News: Jack Schaap Trying To Squirm Out Of Sentence

News: Jack Schaap Trying To Squirm Out Of Sentence June 3, 2014
While dress codes are not the issue in the Jack Schaap conviction the same attitudes of sexualizing a teenager and trying to blame her for his own attitudes towards her are the same.

Now Jack Schaap is claiming that he was improperly represented by his legal staff at his trial for violation of the Mann Act and sex with an underaged girl. Schaap is claiming his attorneys promised him a sentence of no more than ten years, yet the judge gave him twelve years. It was fully within the rights of the judge to decide the length of the sentence regardless of what prosecutors  or defense team members asked for as a sentence.

Jack Schaap, 56, was sentenced in March 2013 during a hearing in U.S. District Court in Hammond. He pleaded guilty in September 2012 to having the then-17-year-old girl transported to Illinois and Michigan for sexual encounters. In a motion to vacate, correct or set aside Schaap’s sentence, Florida lawyer Charles Murray says Schaap’s defense attorneys provided ineffective counsel. Schaap laid out a similar argument in a March letter to U.S. District Judge Rudy Lozano. At the time, Schaap was acting as his own attorney and requested more time to hire an attorney to help him seek post-conviction relief. Schaap was represented by Merrillville attorneys Paul Stracci and Alison Benjamin, of Thiros and Stracci. Stracci did not immediately respond to a request for comment. According to the motion, Schaap’s defense attorneys falsely represented to him that he would receive a sentence of between 18 months and 10 years. Lozano sentenced Schaap above the 10 years recommended by prosecutors and agreed upon by the former pastor’s attorneys. At the hearing, Lozano said he thought the sentence was appropriate. He referenced a six-hour staff meeting the pastor called after his conduct with the girl came into question where he denied any wrongdoing and talked about loyalty. Lozano also referenced a staff member, who was fired after bringing evidence of Schaap’s relationship with the girl to light. Schaap also claims his attorneys failed to introduce mitigating factors at sentencing such as the teen’s “extensive sexual experience” and “sexually aggressive” behavior toward Schaap.

Here’s hoping that the appellate court will see that Schaap et al are merely trying to muddy the waters with the victim’s past sexual history instead of taking responsibility for his own actions and deny the appeal. Pastor entitlement issues and blame shifting.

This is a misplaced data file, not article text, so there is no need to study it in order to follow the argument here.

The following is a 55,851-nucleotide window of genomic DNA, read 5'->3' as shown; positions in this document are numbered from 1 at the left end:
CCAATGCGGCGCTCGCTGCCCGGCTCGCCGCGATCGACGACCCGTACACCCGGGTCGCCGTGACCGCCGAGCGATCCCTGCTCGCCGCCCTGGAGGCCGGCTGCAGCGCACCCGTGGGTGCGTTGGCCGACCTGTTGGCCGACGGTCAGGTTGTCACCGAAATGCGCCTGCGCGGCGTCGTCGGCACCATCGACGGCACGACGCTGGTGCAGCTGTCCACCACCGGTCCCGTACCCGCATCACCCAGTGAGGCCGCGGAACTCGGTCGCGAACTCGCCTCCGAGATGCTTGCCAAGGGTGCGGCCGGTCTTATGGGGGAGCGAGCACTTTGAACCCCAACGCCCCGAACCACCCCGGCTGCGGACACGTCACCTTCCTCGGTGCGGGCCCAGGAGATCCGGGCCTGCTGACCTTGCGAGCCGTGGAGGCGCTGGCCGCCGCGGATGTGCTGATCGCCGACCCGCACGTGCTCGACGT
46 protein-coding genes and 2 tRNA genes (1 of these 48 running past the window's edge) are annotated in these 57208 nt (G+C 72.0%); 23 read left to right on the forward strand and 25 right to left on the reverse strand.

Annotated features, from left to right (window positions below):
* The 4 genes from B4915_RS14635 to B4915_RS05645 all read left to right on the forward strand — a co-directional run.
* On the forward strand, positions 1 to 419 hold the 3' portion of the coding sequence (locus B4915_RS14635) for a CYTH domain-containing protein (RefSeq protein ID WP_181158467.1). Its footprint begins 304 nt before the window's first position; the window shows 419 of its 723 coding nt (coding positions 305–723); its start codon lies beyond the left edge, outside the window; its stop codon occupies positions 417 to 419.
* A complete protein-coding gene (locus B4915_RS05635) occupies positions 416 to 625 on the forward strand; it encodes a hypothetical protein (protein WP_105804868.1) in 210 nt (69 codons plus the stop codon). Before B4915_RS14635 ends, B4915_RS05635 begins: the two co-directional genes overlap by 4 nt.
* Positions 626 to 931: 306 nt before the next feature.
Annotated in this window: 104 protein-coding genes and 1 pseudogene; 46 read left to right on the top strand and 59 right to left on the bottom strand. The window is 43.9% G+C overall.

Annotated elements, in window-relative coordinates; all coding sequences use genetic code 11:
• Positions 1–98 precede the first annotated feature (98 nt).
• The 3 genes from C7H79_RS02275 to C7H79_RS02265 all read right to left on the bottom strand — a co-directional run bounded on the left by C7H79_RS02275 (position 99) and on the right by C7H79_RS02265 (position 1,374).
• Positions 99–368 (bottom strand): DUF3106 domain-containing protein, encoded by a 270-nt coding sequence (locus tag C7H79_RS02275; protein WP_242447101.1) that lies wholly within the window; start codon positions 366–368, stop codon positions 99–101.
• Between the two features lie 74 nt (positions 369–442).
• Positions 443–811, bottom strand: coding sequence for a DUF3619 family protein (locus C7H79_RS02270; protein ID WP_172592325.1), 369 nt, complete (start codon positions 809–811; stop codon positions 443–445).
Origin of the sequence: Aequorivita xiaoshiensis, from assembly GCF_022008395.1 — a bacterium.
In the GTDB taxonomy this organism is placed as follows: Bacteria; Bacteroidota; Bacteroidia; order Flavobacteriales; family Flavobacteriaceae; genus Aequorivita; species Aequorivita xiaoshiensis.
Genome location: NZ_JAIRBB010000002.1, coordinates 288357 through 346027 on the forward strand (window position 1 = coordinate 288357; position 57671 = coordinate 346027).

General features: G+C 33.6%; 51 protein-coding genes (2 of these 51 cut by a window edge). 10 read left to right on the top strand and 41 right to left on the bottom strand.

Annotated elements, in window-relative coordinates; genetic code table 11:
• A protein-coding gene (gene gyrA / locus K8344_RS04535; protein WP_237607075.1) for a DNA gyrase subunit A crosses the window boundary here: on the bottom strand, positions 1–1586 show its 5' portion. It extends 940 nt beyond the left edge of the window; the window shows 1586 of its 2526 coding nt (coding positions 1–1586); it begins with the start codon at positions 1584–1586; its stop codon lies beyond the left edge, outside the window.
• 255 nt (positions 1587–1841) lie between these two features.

Read the entire story at The Hammond Times – Former Hammond Baptist pastor wants sentence overturned.


New posters/Jack Schaap supporters piling in to blame the girl and insist she get jail time too please read our Comment Policybefore posting. Anything violating community standards or making recovery feel ‘unsafe’ will not be tolerated.

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What Are Your Thoughts?leave a comment
  • SAO

    I’d give him another 10 years for suggesting that if a teenaged girl is sexually experienced, it’s a mitigating factor. In short, if she’s “impure” she’s fair game for a predator old enough to be her grandfather.

  • Trollface McGee

    Meh, anyone’s entitled to an appeal or ask for a modification.
    If he took a plea, he likely had his attorney or the judge spell out the maximum sentence he could receive on the record, so I don’t give that a lot of weight.
    As for mitigation – he took a plea to avoid a trial, it would be inappropriate for an attorney to attempt to argue facts at that point. It’s certainly something that most judges look down upon and may factor into a harsher sentence – if you take a plea, then you waive your right to a trial, if you want to argue, then you should have a trial. Plus, there’s issues as to whether or not that evidence would be admissible at the trial phase. so I don’t give that a lot of weight either.

  • The dripping sound you hear is my heart bleeding…

  • Nea

    I’m completely with SAO; blaming an under aged victim for being victimized ought to be an extra penalty.

    I’ve read the link and can’t make sense of it. Is he claiming that his counsel was incompetent because they didn’t warn him the judge could add to the sentence, or claiming the judge was incompetent for adding to the sentence? Or both?

    Seems to me that 12 years in jail for 12 years of victimizing the young woman is right on the money, justice-wise.

  • Suzanne Harper Titkemeyer

    He seems not to understand that your lawyer telling your what they think you might get is not a 100% guarantee! Neither is his offer to plead guilty for a maximum sentence of 10 years. A judge, particularly a federal judge, can look at the deals and offers and decide it’s too little time based upon the usual federal sentencing guidelines. He’s screwed no matter how much victim blaming and attorney blaming he does.

  • Saraquill

    I hope the judges involved swat his motion down, and hard.

  • Definitely. Suggesting child abuse is okay if the child had already been abused or had had some non-abusive sexual experiences (with their own age group) is the sort of creepy nonsense you’d expect out of HSLDA.

  • Lucreza Borgia

    Arguing he didn’t have sufficient counsel is basically a last ditch effort. Gotta love preservation of issues for appeal!

  • Trollface McGee

    Yep. And the fact that this is the best he has – makes me quite at ease that the only way this will go anywhere is if he rolls a really bad or biased judge.